BH Steel Targets
- 0 Comments
- Last updated: 19/12/2016
I’ve been using these targets for over a year and have walloped them with lots of different projectiles and at different distances. Which can’t be said about some other ‘steels’ I’ve used, which have been bent well out of shape, or even turned into Swiss cheese in a single session!
A steel target really brings home what an immense challenge it is to stop the bullet dead and disperse all that energy. With BH targets, bullets are vaporised or pulverised, and the spray of hot, high-velocity debris carves a groove in the ground and shreds anything within a few feet of the impact. Consequently, in a year of testing I haven’t observed a single ricochet. This doesn’t mean you should use them without a safe backstop, of course!
My interest in steel targets began when I got into long-range varminting and wanted something that would register hits at ranges where even a top-flight spotting scope could no longer see bullet holes. However, when BH Targets’ Bruce and Tracy Hutton sent me them for review, such was their confidence that they specifically asked me to put them to the test at much closer ranges and with as many calibres and bullet types as possible. This led me to discover the joys of centrefire ‘Field Target’ shooting at normal stalking and foxing ranges.
With targets placed in sites with safe backstops around your ground, and even regular ambush spots, you can do what air-gunners have done for years: shooting to confirm zero/point-of-impact prior to engaging live quarry. All this builds confidence and promotes success!
The round-up included two life-size rabbits, a half-size fox, a 200mm x 250mm fox-head suspended from two pickets and a chain, and a muntjac-sized roebuck with an active kill-zone (KZ) for heart shots. Along with a 2/3rd wild boar, full-sized fox with active KZs for head, as well as heart shots, 75mm, 100mm, 150mm, 200mm and 300mm gongs, duelling trees, head-and-torso targets, sniper and hostage targets, plus midi and mini jacks for rimfire use. And if you want something different, just give BH a call and they’ll work with you to get it made.
Targets are cut from 10mm thick sheets of AR500 steel. It’s a chrome-moly and boron-treated alloy, which is quenched and tempered to make it equally hard all the way through. The result; it’s highly resistant to impact and atmospheric corrosion and thus ideal for rifle targets that are going to spend a lot of time outdoors.
A CNC plasma cutter is used to create the shapes. As the fox shows, it’s capable of producing complex forms with great precision and smooth, burr-free edges. The only downside is that it reduces the hardness of the metal along the cut. I don’t see this as a problem, but wear safety gloves to protect your hands when moving well-used targets!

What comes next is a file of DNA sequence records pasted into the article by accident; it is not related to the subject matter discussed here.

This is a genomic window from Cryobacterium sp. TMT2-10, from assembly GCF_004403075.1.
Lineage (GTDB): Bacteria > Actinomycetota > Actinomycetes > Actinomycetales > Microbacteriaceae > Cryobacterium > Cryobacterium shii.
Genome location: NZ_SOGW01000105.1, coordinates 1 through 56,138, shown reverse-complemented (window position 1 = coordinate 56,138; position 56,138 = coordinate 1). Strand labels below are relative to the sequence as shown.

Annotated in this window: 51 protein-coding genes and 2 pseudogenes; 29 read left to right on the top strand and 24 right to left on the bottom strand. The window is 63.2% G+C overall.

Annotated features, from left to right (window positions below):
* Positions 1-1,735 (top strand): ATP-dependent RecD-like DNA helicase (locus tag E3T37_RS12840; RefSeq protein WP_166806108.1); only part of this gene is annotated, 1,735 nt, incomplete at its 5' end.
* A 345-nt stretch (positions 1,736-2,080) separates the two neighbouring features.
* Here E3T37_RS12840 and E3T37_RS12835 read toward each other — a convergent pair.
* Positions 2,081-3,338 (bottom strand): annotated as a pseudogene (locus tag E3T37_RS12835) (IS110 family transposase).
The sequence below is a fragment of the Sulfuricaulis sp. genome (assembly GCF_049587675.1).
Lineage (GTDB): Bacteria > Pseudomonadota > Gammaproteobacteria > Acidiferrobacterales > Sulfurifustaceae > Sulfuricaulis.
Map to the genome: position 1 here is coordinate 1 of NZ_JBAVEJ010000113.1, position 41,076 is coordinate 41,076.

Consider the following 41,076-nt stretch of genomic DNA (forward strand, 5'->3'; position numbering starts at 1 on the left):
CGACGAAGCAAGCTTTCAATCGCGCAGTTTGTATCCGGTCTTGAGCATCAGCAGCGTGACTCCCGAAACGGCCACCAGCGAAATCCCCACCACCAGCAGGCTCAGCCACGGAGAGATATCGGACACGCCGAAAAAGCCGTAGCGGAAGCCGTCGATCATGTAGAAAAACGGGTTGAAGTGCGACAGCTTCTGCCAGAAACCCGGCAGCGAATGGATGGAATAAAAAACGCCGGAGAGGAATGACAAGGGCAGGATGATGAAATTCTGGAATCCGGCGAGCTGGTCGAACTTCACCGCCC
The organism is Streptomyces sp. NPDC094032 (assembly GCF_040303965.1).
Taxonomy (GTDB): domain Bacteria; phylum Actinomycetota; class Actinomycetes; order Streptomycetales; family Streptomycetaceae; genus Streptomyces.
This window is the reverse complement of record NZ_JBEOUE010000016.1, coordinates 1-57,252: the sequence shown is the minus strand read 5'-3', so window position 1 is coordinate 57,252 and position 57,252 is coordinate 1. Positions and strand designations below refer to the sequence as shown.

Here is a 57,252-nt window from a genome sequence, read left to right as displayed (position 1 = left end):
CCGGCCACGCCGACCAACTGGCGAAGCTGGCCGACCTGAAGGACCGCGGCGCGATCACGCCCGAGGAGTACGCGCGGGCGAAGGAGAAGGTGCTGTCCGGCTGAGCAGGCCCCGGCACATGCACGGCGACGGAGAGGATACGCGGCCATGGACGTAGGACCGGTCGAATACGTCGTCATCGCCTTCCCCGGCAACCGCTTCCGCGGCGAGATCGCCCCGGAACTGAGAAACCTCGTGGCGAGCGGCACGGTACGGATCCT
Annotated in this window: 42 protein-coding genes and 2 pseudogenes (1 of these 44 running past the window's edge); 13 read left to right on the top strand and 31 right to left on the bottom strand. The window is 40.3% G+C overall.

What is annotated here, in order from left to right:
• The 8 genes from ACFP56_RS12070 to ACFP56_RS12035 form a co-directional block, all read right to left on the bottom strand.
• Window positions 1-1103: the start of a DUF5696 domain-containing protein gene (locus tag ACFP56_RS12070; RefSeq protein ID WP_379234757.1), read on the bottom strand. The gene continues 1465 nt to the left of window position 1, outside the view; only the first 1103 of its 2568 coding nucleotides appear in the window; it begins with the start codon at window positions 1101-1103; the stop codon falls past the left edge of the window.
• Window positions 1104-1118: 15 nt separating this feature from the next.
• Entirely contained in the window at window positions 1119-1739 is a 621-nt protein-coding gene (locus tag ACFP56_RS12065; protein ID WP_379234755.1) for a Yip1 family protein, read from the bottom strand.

The targets came painted in a range of colours: the roebuck and fox were blue, the fox-head white and the rabbits, grey, but they’ll need retouching in between sessions to enable you to spot new strikes.
Most of the targets are supported by slotted stands, this simple solution proved entirely stable with the larger roebuck and small fox targets. However, the rabbits – with their shorter baseline- were a bit prone to tipping over when hit unless the stand was dug into the ground. BH has since replaced the strip with a deep triangular ground spike.
By contrast, the fox-head target was suspended by shackles from a heavy-duty chain slung between two steel pickets. Fun to shoot because not only does it rock and swing when hit but it also emits a resonant ‘clonng! so I’ll definitely be getting some more of these!
The KZ roebuck target was arguably the most interesting. It has a circular cutaway in its chest, behind which a pear-shaped flap hangs. When it’s hit, the flap is knocked backward, flips up on its hinge, and shows momentarily above the roebuck’s back before falling back into place. As the KZ is only 75mm across, it really encourages you to ‘aim-small’ to achieve a ‘kill’.
I found it best to paint the whole target face, including the front of the KZ flap, an even matte brown, whilst giving the rear of the flap a coat of day-glow red/orange. This makes the KZ, and the deer itself, harder to see, but rewards a successful shot with a flash of colour.
BH have recently updated the roebuck target by changing the profile to a classic side-on shot, enlarging the KZ, moving it further back to represent a heart-and-lung shot, and re-aligning the hinge so that when hit the flap swings horizontally into view -in the manner of their hostage target- and shows in front of the deer’s chest.
In this format, the size and location of the KZ are more realistic, a ‘kill’ remains apparent until the flap is reset, and a hit is more likely, thus helping to build shooter confidence. On balance, I think these advantages outweigh the instant-reset and the ‘aim-small’ mentality fostered by the original, and the redesign may also aid durability, as the hinge pin on the test target did bend a bit after repeated hits on the flap.
Rabbit (new type) £45
Fox head (new type) £27.50
Fox head (old type) £30
Small fox £67
Roebuck (new type) £350
Chain support system (2 x pickets, chain, shackles) £48
BH Targets, 01597 823731